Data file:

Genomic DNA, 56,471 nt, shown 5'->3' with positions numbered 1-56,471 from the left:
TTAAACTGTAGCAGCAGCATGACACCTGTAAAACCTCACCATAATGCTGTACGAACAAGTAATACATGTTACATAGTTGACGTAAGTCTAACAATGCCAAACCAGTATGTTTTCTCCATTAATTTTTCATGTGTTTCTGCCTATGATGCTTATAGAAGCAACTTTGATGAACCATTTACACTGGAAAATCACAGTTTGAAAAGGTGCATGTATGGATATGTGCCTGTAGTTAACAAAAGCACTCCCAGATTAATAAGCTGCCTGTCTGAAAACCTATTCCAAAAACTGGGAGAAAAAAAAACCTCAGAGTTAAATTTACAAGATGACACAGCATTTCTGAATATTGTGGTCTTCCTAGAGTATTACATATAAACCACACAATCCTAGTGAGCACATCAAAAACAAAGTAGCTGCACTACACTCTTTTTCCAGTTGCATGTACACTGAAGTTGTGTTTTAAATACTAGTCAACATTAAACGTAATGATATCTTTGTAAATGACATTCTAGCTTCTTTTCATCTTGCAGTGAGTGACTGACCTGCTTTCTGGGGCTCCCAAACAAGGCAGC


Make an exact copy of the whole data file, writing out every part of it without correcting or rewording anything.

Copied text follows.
Genomic DNA, 56,471 nt, shown 5'->3' with positions numbered 1-56,471 from the left:
TTAAACTGTAGCAGCAGCATGACACCTGTAAAACCTCACCATAATGCTGTACGAACAAGTAATACATGTTACATAGTTGACGTAAGTCTAACAATGCCAAACCAGTATGTTTTCTCCATTAATTTTTCATGTGTTTCTGCCTATGATGCTTATAGAAGCAACTTTGATGAACCATTTACACTGGAAAATCACAGTTTGAAAAGGTGCATGTATGGATATGTGCCTGTAGTTAACAAAAGCACTCCCAGATTAATAAGCTGCCTGTCTGAAAACCTATTCCAAAAACTGGGAGAAAAAAAAACCTCAGAGTTAAATTTACAAGATGACACAGCATTTCTGAATATTGTGGTCTTCCTAGAGTATTACATATAAACCACACAATCCTAGTGAGCACATCAAAAACAAAGTAGCTGCACTACACTCTTTTTCCAGTTGCATGTACACTGAAGTTGTGTTTTAAATACTAGTCAACATTAAACGTAATGATATCTTTGTAAATGACATTCTAGCTTCTTTTCATCTTGCAGTGAGTGACTGACCTGCTTTCTGGGGCTCCCAAACAAGGCAGC